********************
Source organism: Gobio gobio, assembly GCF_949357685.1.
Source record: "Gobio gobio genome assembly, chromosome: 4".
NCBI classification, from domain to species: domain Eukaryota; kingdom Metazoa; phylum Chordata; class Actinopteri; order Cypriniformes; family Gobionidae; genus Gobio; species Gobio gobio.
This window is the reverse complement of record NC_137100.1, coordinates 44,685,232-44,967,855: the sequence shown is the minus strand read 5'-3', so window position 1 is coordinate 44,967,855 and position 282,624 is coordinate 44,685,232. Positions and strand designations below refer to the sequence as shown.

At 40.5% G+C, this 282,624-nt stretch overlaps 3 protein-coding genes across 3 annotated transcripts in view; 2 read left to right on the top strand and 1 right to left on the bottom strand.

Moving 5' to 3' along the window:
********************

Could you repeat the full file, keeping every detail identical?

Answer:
Source organism: Gobio gobio, assembly GCF_949357685.1.
Source record: "Gobio gobio genome assembly, chromosome: 4".
NCBI classification, from domain to species: domain Eukaryota; kingdom Metazoa; phylum Chordata; class Actinopteri; order Cypriniformes; family Gobionidae; genus Gobio; species Gobio gobio.
This window is the reverse complement of record NC_137100.1, coordinates 44,685,232-44,967,855: the sequence shown is the minus strand read 5'-3', so window position 1 is coordinate 44,967,855 and position 282,624 is coordinate 44,685,232. Positions and strand designations below refer to the sequence as shown.

At 40.5% G+C, this 282,624-nt stretch overlaps 3 protein-coding genes across 3 annotated transcripts in view; 2 read left to right on the top strand and 1 right to left on the bottom strand.

Moving 5' to 3' along the window: